Austria’s transport minister has vowed to take Germany to court over its new road toll law, arguing that it discriminates against drivers from other EU countries. He spoke to EURACTIV in an interview.
Jörg Leichtfried is Austria’s transport minister. He was previously an MEP from 2004 to 2015.
In April, the European Commission opened a lawsuit against Austria for requiring truck drivers from other member states to be paid the local minimum wage when they are just passing through the country – on grounds that it goes against the single market rules. There are already two similar lawsuits open against France and Germany at the European Court of Justice.
The Commission will propose legal changes this week to overhaul EU road toll rules and social legislation affecting how truck drivers can work outside their home countries.
You’ve said you plan to take Germany to the European Court of Justice over its new road toll law for passenger cars (the Pkw-Maut). Have any other countries agreed to join in on the lawsuit?
We are talking with other countries as well and some of them see this case the same way we see it. I don’t know if they will join if we go to court and that’s not really a reason to do it or not to do it. So we will go to court because we’re convinced that this toll system is discriminatory for foreigners.
So the complaint would be on discrimination grounds?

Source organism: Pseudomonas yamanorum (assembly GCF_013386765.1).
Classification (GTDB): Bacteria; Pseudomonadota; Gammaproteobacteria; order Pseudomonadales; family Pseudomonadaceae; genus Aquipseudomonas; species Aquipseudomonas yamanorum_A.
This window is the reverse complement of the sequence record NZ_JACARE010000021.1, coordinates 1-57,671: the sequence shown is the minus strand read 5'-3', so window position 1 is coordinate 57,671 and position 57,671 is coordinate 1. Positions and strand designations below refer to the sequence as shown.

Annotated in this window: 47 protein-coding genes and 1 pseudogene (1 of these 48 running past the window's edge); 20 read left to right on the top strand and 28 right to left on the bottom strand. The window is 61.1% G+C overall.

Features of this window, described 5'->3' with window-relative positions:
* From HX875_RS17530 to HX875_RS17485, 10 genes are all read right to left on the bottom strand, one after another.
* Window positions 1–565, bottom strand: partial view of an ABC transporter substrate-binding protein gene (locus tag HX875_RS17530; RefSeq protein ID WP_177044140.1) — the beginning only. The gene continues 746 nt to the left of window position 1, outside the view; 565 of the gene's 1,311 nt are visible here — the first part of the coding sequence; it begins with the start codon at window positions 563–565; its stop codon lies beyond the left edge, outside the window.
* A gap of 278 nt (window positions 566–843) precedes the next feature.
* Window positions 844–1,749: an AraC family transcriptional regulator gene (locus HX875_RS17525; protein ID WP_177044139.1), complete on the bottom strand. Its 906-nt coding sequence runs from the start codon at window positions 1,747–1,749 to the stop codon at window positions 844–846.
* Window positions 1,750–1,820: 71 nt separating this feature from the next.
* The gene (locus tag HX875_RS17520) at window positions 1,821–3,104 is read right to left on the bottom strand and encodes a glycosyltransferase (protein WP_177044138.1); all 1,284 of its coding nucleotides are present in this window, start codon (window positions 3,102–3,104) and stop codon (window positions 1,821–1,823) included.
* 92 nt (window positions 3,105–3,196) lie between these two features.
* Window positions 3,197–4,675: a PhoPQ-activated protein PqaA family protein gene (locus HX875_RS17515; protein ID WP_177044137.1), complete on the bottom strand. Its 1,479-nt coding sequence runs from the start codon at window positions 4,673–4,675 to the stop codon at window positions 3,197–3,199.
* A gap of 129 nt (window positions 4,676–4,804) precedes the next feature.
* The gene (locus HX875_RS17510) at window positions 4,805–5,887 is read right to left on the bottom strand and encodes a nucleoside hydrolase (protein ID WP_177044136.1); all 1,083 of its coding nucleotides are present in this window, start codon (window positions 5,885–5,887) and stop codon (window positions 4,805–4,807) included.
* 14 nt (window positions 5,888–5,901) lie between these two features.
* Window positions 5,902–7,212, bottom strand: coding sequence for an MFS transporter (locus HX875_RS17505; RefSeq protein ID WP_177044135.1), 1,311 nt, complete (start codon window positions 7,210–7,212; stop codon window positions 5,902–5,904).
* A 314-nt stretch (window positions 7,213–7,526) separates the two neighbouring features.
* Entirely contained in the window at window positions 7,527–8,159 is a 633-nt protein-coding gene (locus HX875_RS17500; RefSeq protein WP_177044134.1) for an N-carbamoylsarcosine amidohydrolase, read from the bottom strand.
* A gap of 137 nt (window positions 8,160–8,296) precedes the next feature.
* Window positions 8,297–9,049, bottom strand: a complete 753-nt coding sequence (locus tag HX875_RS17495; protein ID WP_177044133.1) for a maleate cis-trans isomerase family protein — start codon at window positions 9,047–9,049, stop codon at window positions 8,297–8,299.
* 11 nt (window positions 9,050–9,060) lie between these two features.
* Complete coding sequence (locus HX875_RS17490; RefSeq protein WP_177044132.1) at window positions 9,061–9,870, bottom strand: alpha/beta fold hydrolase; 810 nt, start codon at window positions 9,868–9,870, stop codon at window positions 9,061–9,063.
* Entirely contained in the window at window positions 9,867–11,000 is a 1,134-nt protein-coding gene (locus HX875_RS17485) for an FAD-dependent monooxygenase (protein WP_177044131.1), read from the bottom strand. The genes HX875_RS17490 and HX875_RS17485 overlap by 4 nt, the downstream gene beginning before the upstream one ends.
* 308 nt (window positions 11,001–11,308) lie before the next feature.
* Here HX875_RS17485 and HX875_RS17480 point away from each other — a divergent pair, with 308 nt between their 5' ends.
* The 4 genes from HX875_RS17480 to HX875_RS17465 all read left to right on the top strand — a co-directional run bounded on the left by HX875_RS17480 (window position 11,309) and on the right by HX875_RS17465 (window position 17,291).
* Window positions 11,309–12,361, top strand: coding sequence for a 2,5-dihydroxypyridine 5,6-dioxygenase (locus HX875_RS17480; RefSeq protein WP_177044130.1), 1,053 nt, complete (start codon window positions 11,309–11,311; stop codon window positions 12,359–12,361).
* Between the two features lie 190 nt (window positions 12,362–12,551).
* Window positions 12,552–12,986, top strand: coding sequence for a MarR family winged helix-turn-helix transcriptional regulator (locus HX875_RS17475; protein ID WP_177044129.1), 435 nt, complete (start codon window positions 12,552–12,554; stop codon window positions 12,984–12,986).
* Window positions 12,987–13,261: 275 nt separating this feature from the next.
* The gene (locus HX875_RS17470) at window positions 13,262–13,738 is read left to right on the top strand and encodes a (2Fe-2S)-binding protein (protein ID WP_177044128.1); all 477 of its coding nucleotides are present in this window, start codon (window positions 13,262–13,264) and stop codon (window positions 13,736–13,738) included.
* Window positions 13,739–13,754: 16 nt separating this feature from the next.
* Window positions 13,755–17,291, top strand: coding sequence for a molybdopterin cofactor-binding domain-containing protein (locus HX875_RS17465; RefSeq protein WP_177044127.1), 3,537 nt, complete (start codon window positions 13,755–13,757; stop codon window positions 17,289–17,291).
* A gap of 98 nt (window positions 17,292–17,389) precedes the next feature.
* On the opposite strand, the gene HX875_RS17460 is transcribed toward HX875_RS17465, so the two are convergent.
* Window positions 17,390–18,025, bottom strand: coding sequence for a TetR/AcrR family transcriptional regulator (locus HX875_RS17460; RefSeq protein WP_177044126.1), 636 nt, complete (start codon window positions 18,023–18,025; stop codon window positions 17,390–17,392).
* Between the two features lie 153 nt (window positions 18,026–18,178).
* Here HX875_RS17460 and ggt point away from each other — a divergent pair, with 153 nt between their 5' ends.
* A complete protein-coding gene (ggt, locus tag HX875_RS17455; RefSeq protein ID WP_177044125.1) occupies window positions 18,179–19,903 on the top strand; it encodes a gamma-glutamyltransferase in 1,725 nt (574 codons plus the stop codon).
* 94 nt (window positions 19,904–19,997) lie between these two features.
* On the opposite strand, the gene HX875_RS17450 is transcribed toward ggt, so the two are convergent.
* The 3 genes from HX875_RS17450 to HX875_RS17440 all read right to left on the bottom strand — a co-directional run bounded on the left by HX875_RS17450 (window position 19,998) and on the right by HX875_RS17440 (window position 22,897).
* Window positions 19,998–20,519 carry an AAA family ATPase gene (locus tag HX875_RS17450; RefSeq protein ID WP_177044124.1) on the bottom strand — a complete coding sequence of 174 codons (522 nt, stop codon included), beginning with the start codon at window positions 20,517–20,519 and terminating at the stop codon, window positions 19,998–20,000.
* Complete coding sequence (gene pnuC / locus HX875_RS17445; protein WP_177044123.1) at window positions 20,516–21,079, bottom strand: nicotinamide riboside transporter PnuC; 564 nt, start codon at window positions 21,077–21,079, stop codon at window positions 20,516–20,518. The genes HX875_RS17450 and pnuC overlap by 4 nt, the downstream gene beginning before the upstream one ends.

Yes. There will be first a procedure on the Commission level. It will take three months for some sort of mediation procedure and if there is no outcome, then we will go to court.
And the mediation procedure would start next month?
We have to initiate it. That needs some preparatory work but I’m confident we will be able to start in two, three weeks.
Do you have confidence in the Commission to regulate on road tolls after they approved the German law?
Until now the Commission was not really helpful. It was a little bit irritating how the Commission acted. First starting such an infringement procedure and saying that this German example is absolutely against European law. And then there were some really minor changes and suddenly it’s not against the law anymore. That was always something I did not really understand.
The Commission is now going to propose an EU law on road tolls this week that will also have an effect on Austria. Can you expect the Commission will propose fair legislation after the whole procedure with the German law?
I think it’s better to separate these discussions. The German toll system is one discussion and a harmonised framework for tolling passenger cars is something else. Then of course it depends on the circumstances. If for example the principle of non-discrimination is included in the proposal, Austria will not oppose that of course. The question is also if there will be some environmental parts in it—that’s also an interesting point to discuss.
What are you hoping the Commission will propose? And do you have any red lines where you don’t want there to be any EU regulation on road tolls at all?
I won’t start discussing red lines but one issue will be a question of whether there will be some sort of vignette system like Austria has, or a system where you pay exactly what you drive. That’s difficult to foresee. I would be in favour of an Austrian type of toll system.
[Austria’s time-based ‘vignette’ system charges drivers based on how many days they spend on the roads. Some EU countries have distance-based systems that charge according to how far a car drives – what the Commission calls a ‘user-pays’ model.]